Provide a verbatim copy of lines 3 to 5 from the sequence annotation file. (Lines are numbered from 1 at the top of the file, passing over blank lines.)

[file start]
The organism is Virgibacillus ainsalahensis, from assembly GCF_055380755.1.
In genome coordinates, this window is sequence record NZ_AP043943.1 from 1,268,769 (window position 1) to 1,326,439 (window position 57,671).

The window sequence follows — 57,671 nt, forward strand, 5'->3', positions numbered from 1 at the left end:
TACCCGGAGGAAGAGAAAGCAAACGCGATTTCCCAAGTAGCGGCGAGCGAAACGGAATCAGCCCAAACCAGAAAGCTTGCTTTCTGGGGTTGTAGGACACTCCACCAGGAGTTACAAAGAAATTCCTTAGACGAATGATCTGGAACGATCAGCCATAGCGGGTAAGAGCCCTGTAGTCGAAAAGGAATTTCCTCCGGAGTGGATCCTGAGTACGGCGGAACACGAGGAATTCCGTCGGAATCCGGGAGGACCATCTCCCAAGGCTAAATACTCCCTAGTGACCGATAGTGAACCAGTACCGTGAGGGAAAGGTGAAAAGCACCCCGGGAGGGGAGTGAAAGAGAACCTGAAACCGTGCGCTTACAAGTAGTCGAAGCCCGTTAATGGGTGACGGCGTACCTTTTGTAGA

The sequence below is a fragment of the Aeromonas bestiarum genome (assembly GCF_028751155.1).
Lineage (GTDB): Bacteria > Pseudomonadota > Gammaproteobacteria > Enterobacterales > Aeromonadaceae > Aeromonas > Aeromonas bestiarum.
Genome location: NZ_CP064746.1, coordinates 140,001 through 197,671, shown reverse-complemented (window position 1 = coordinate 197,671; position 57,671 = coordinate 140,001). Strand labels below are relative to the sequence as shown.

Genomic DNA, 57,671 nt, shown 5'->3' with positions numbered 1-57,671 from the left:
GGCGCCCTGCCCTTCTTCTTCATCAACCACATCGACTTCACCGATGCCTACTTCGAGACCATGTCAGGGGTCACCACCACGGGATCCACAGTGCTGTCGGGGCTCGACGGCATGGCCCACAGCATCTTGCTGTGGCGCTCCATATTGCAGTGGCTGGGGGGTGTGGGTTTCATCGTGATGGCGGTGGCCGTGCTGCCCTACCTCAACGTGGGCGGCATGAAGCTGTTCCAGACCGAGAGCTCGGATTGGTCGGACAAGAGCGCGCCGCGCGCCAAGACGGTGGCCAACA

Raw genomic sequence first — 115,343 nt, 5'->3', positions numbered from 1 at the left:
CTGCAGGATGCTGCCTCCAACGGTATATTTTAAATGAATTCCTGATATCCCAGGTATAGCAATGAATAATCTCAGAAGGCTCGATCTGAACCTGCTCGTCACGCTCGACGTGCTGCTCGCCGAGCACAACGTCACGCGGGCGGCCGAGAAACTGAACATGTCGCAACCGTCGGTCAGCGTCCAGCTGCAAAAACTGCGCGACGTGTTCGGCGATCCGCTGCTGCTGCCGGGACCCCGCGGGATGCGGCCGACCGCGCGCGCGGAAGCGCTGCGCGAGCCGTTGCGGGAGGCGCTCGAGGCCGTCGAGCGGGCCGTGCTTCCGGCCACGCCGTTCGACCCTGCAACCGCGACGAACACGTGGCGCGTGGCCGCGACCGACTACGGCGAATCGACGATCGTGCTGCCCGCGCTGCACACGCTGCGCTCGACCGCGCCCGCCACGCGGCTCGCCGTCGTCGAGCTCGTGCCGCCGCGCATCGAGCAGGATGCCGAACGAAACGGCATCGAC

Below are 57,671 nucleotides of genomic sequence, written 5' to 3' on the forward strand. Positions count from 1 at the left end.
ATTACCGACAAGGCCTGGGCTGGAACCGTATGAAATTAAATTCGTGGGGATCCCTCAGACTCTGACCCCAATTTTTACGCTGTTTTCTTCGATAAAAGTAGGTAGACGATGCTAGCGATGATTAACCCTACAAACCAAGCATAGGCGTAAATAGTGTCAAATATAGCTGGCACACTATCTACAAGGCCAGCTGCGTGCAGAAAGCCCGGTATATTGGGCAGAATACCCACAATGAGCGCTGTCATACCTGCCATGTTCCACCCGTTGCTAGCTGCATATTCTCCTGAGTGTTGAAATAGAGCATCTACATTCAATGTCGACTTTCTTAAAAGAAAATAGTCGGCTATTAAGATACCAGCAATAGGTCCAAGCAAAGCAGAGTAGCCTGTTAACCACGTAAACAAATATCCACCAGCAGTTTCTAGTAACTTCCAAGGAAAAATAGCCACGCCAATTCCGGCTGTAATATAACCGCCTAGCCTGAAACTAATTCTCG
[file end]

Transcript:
The window sequence follows — 57,671 nt, forward strand, 5'->3', positions numbered from 1 at the left end:
TACCCGGAGGAAGAGAAAGCAAACGCGATTTCCCAAGTAGCGGCGAGCGAAACGGAATCAGCCCAAACCAGAAAGCTTGCTTTCTGGGGTTGTAGGACACTCCACCAGGAGTTACAAAGAAATTCCTTAGACGAATGATCTGGAACGATCAGCCATAGCGGGTAAGAGCCCTGTAGTCGAAAAGGAATTTCCTCCGGAGTGGATCCTGAGTACGGCGGAACACGAGGAATTCCGTCGGAATCCGGGAGGACCATCTCCCAAGGCTAAATACTCCCTAGTGACCGATAGTGAACCAGTACCGTGAGGGAAAGGTGAAAAGCACCCCGGGAGGGGAGTGAAAGAGAACCTGAAACCGTGCGCTTACAAGTAGTCGAAGCCCGTTAATGGGTGACGGCGTACCTTTTGTAGA

The sequence below is a fragment of the Aeromonas bestiarum genome (assembly GCF_028751155.1).